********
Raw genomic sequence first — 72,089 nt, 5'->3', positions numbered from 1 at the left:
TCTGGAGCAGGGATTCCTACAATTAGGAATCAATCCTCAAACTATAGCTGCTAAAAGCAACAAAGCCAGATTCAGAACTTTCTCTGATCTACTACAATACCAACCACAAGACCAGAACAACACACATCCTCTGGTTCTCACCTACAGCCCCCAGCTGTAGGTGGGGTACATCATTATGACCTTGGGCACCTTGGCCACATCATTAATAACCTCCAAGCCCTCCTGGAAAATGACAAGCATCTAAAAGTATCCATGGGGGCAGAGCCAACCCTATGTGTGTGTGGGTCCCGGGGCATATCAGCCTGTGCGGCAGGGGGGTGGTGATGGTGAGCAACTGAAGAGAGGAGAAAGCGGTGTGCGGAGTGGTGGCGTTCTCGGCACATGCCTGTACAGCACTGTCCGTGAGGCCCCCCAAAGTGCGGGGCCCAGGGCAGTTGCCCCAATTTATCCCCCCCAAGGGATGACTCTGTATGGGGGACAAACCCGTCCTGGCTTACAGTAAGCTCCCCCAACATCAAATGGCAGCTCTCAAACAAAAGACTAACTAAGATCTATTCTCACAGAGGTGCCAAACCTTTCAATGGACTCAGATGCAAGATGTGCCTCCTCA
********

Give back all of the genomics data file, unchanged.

Raw genomic sequence first — 72,089 nt, 5'->3', positions numbered from 1 at the left:
TCTGGAGCAGGGATTCCTACAATTAGGAATCAATCCTCAAACTATAGCTGCTAAAAGCAACAAAGCCAGATTCAGAACTTTCTCTGATCTACTACAATACCAACCACAAGACCAGAACAACACACATCCTCTGGTTCTCACCTACAGCCCCCAGCTGTAGGTGGGGTACATCATTATGACCTTGGGCACCTTGGCCACATCATTAATAACCTCCAAGCCCTCCTGGAAAATGACAAGCATCTAAAAGTATCCATGGGGGCAGAGCCAACCCTATGTGTGTGTGGGTCCCGGGGCATATCAGCCTGTGCGGCAGGGGGGTGGTGATGGTGAGCAACTGAAGAGAGGAGAAAGCGGTGTGCGGAGTGGTGGCGTTCTCGGCACATGCCTGTACAGCACTGTCCGTGAGGCCCCCCAAAGTGCGGGGCCCAGGGCAGTTGCCCCAATTTATCCCCCCCAAGGGATGACTCTGTATGGGGGACAAACCCGTCCTGGCTTACAGTAAGCTCCCCCAACATCAAATGGCAGCTCTCAAACAAAAGACTAACTAAGATCTATTCTCACAGAGGTGCCAAACCTTTCAATGGACTCAGATGCAAGATGTGCCTCCTCA